Privacy tool among technologies sought in latest call for cyber-security solutions

Dr Janil Puthucheary (right) at the launch of the Cybersecurity Industry Call for Innovation programme on Aug 31, 2022. PHOTO: LIANHE ZAOBAO

SINGAPORE - Searching through a suspect's chat messages might yield information that could be critical evidence for law enforcement agencies.

But such digital forensics can potentially violate the privacy of others who have personal or sensitive data in the messages, such as sexually explicit photos.

The Home Team Science and Technology Agency hopes this scenario can be addressed by a solution that keeps personal or sensitive information private as digital forensics are conducted.

The agency was among six organisations that put forth seven problem statements during the launch of this year's Cybersecurity Industry Call for Innovation programme on Wednesday.

The programme invites cyber-security firms to propose solutions that will address any of the problem statements.

This year marks the 4th edition of the initiative, which started in 2018 and was held every year except for 2020.

Participants with winning proposals will be given a grant of up to $1 million under a scheme by the Cyber Security Agency of Singapore (CSA), and will develop and trial their solution with the relevant end-user organisation.

Senior Minister of State for Communications and Information Janil Puthucheary, who was present at Wednesday's event, said the programme benefits both cyber-security firms and end-user organisations.

"Cyber-security companies have the opportunity to innovate for a potential reference customer... and end users can potentially benefit from innovative solutions to cyber-security problems," he said.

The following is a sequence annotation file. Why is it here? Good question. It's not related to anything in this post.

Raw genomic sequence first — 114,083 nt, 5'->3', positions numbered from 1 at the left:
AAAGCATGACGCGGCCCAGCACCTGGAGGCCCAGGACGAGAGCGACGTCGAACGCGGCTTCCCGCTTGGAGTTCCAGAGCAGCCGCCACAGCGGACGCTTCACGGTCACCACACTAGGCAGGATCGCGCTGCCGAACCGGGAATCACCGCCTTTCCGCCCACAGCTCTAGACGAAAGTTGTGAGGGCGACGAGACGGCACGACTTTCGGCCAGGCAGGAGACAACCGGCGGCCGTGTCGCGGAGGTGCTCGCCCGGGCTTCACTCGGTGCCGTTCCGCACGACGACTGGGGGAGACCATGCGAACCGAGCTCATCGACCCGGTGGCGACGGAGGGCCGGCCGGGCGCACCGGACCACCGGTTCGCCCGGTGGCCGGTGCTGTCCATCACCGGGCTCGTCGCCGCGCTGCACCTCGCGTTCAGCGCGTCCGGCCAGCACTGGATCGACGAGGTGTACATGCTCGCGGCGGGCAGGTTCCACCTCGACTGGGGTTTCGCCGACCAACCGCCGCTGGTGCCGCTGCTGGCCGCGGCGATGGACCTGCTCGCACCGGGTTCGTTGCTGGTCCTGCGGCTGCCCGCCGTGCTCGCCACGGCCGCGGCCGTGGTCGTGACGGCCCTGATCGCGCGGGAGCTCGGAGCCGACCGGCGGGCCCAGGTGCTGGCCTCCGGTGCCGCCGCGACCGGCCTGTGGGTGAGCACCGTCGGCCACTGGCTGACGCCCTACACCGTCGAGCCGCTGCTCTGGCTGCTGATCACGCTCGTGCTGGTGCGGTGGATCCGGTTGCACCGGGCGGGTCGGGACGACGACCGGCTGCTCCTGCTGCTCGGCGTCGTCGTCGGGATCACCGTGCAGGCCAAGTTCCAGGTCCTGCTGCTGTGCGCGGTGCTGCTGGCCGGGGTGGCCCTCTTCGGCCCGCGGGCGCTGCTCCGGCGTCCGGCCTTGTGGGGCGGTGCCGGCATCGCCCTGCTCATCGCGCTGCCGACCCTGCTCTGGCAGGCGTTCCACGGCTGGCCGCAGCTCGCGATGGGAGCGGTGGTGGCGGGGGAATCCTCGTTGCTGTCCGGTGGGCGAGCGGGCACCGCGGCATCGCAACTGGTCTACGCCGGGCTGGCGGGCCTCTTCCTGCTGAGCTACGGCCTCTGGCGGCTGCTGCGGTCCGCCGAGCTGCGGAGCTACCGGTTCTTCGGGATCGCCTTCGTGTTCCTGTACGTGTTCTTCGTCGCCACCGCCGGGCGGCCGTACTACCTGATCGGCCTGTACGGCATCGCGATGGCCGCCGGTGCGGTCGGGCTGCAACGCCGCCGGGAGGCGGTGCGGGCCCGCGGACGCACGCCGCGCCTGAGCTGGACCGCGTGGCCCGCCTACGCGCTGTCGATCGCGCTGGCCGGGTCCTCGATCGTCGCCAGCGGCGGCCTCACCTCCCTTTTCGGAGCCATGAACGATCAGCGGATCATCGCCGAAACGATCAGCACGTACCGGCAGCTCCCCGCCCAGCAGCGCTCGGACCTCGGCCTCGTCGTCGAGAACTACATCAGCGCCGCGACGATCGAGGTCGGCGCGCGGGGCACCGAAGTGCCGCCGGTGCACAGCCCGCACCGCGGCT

The other five organisations that issued problem statements were: sovereign wealth fund GIC, Mediacorp, SMRT Corp, SP Group and local electricity retailer PacificLight Power.

They sought solutions such as a system that stops cyber attacks targeting operational technology, such as computer systems deployed in energy industries.

Dr Janil said Singapore's cyber-security market has grown rapidly, tripling from around $570 million in 2015 to around $1.7 billion last year.

He also cited a CSA-commissioned study, which valued the global cyber-security market at between US$145 billion ($202.7 billion) and US$165 billion last year and projected that it would grow to US$255 billion by 2026.

"We are a small and highly connected country with a skilled workforce - we should be well placed to harness (cyber security) as an engine of growth for our digital economy," he said.

Dr Janil said cyber-security companies need to constantly innovate to be able to counter new cyber threats, stay relevant and grow their business.

He added that a total of $10 million has been awarded to 22 firms under the Cybersecurity Industry Call for Innovation programme to date.

"And companies were able to raise another $40 million in external investments to support the next stage of development of these projects," he said, adding that 60 per cent of all successfully completed projects have been implemented.

But local firms also need access to markets, technology, funding and talent to grow ideas into scalable solutions, said Dr Janil.

He cited another initiative, known as the Innovation Cybersecurity Ecosystem at Block 71, which aims to help start-ups grow their business in Singapore and the region.

At Wednesday's event, CSA announced 11 winning proposals from last year's Cybersecurity Industry Call for Innovation programme, including an artificial intelligence (AI)-powered solution that detects phishing e-mails.

Another winning proposal was a security solution aimed at protecting AI systems.

Among other things, it detects modified data that would bypass or trick AI, such as deepfakes - videos or photos of a person whose face or body has been altered digitally to resemble someone else's - and removes such modifications from the information.

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